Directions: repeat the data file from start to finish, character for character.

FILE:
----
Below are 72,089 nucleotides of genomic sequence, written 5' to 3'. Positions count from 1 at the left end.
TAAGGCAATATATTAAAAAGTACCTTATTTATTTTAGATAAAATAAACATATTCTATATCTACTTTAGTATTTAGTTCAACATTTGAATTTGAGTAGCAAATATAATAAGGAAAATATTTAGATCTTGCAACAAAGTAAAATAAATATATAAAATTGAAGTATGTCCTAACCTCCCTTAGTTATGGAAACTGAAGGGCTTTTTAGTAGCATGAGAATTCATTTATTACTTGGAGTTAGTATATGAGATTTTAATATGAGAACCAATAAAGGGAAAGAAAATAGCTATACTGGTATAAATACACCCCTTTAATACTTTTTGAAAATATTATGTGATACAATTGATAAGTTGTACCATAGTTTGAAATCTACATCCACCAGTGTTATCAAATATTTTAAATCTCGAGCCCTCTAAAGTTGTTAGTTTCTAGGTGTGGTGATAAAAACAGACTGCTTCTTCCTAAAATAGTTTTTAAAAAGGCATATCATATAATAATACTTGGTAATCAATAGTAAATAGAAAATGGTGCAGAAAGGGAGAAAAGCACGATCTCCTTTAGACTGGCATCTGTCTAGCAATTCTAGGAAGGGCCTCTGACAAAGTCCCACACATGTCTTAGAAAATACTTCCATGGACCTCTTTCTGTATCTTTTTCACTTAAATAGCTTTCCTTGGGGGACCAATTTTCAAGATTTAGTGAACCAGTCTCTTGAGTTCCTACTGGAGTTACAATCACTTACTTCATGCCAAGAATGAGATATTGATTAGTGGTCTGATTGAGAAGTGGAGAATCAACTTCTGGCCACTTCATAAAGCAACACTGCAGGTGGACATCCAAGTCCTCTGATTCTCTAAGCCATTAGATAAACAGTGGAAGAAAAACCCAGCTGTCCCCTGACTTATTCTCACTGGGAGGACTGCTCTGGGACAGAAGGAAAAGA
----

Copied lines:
Below are 72,089 nucleotides of genomic sequence, written 5' to 3'. Positions count from 1 at the left end.
TAAGGCAATATATTAAAAAGTACCTTATTTATTTTAGATAAAATAAACATATTCTATATCTACTTTAGTATTTAGTTCAACATTTGAATTTGAGTAGCAAATATAATAAGGAAAATATTTAGATCTTGCAACAAAGTAAAATAAATATATAAAATTGAAGTATGTCCTAACCTCCCTTAGTTATGGAAACTGAAGGGCTTTTTAGTAGCATGAGAATTCATTTATTACTTGGAGTTAGTATATGAGATTTTAATATGAGAACCAATAAAGGGAAAGAAAATAGCTATACTGGTATAAATACACCCCTTTAATACTTTTTGAAAATATTATGTGATACAATTGATAAGTTGTACCATAGTTTGAAATCTACATCCACCAGTGTTATCAAATATTTTAAATCTCGAGCCCTCTAAAGTTGTTAGTTTCTAGGTGTGGTGATAAAAACAGACTGCTTCTTCCTAAAATAGTTTTTAAAAAGGCATATCATATAATAATACTTGGTAATCAATAGTAAATAGAAAATGGTGCAGAAAGGGAGAAAAGCACGATCTCCTTTAGACTGGCATCTGTCTAGCAATTCTAGGAAGGGCCTCTGACAAAGTCCCACACATGTCTTAGAAAATACTTCCATGGACCTCTTTCTGTATCTTTTTCACTTAAATAGCTTTCCTTGGGGGACCAATTTTCAAGATTTAGTGAACCAGTCTCTTGAGTTCCTACTGGAGTTACAATCACTTACTTCATGCCAAGAATGAGATATTGATTAGTGGTCTGATTGAGAAGTGGAGAATCAACTTCTGGCCACTTCATAAAGCAACACTGCAGGTGGACATCCAAGTCCTCTGATTCTCTAAGCCATTAGATAAACAGTGGAAGAAAAACCCAGCTGTCCCCTGACTTATTCTCACTGGGAGGACTGCTCTGGGACAGAAGGAAAAGA